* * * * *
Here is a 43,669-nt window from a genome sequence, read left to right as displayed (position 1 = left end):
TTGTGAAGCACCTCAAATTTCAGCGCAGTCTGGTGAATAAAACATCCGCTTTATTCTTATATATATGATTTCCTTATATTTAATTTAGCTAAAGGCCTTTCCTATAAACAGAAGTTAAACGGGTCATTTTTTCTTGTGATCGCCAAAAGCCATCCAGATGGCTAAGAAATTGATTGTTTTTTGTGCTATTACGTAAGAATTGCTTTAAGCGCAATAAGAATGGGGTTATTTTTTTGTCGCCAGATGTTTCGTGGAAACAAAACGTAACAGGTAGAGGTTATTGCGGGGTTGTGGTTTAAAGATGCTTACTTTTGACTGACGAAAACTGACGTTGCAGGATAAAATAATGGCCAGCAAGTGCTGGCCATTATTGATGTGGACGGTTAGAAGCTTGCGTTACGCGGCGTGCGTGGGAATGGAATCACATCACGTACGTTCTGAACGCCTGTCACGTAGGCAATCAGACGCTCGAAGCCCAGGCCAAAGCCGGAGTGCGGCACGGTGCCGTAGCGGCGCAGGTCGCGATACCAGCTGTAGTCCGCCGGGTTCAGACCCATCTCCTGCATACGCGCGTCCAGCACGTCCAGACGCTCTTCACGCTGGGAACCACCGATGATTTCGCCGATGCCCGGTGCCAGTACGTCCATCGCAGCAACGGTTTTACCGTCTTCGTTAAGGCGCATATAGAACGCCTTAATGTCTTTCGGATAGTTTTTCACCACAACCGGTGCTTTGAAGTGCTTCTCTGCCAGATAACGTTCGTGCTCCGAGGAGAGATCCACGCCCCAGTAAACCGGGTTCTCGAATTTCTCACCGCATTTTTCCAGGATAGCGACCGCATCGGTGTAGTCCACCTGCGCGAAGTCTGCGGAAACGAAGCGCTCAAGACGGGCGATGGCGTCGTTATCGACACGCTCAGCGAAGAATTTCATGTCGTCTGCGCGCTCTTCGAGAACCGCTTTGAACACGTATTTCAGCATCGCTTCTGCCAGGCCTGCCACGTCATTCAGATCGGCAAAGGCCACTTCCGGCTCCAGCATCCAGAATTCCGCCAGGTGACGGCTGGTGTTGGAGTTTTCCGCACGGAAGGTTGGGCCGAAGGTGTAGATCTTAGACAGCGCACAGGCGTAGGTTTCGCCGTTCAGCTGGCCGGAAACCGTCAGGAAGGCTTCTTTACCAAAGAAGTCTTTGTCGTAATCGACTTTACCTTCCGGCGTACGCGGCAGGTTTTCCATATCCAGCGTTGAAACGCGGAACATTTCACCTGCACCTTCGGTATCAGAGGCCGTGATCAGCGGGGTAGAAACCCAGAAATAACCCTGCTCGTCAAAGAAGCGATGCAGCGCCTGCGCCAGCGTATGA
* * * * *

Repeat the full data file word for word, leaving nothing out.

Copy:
Here is a 43,669-nt window from a genome sequence, read left to right as displayed (position 1 = left end):
TTGTGAAGCACCTCAAATTTCAGCGCAGTCTGGTGAATAAAACATCCGCTTTATTCTTATATATATGATTTCCTTATATTTAATTTAGCTAAAGGCCTTTCCTATAAACAGAAGTTAAACGGGTCATTTTTTCTTGTGATCGCCAAAAGCCATCCAGATGGCTAAGAAATTGATTGTTTTTTGTGCTATTACGTAAGAATTGCTTTAAGCGCAATAAGAATGGGGTTATTTTTTTGTCGCCAGATGTTTCGTGGAAACAAAACGTAACAGGTAGAGGTTATTGCGGGGTTGTGGTTTAAAGATGCTTACTTTTGACTGACGAAAACTGACGTTGCAGGATAAAATAATGGCCAGCAAGTGCTGGCCATTATTGATGTGGACGGTTAGAAGCTTGCGTTACGCGGCGTGCGTGGGAATGGAATCACATCACGTACGTTCTGAACGCCTGTCACGTAGGCAATCAGACGCTCGAAGCCCAGGCCAAAGCCGGAGTGCGGCACGGTGCCGTAGCGGCGCAGGTCGCGATACCAGCTGTAGTCCGCCGGGTTCAGACCCATCTCCTGCATACGCGCGTCCAGCACGTCCAGACGCTCTTCACGCTGGGAACCACCGATGATTTCGCCGATGCCCGGTGCCAGTACGTCCATCGCAGCAACGGTTTTACCGTCTTCGTTAAGGCGCATATAGAACGCCTTAATGTCTTTCGGATAGTTTTTCACCACAACCGGTGCTTTGAAGTGCTTCTCTGCCAGATAACGTTCGTGCTCCGAGGAGAGATCCACGCCCCAGTAAACCGGGTTCTCGAATTTCTCACCGCATTTTTCCAGGATAGCGACCGCATCGGTGTAGTCCACCTGCGCGAAGTCTGCGGAAACGAAGCGCTCAAGACGGGCGATGGCGTCGTTATCGACACGCTCAGCGAAGAATTTCATGTCGTCTGCGCGCTCTTCGAGAACCGCTTTGAACACGTATTTCAGCATCGCTTCTGCCAGGCCTGCCACGTCATTCAGATCGGCAAAGGCCACTTCCGGCTCCAGCATCCAGAATTCCGCCAGGTGACGGCTGGTGTTGGAGTTTTCCGCACGGAAGGTTGGGCCGAAGGTGTAGATCTTAGACAGCGCACAGGCGTAGGTTTCGCCGTTCAGCTGGCCGGAAACCGTCAGGAAGGCTTCTTTACCAAAGAAGTCTTTGTCGTAATCGACTTTACCTTCCGGCGTACGCGGCAGGTTTTCCATATCCAGCGTTGAAACGCGGAACATTTCACCTGCACCTTCGGTATCAGAGGCCGTGATCAGCGGGGTAGAAACCCAGAAATAACCCTGCTCGTCAAAGAAGCGATGCAGCGCCTGCGCCAGCGTATGA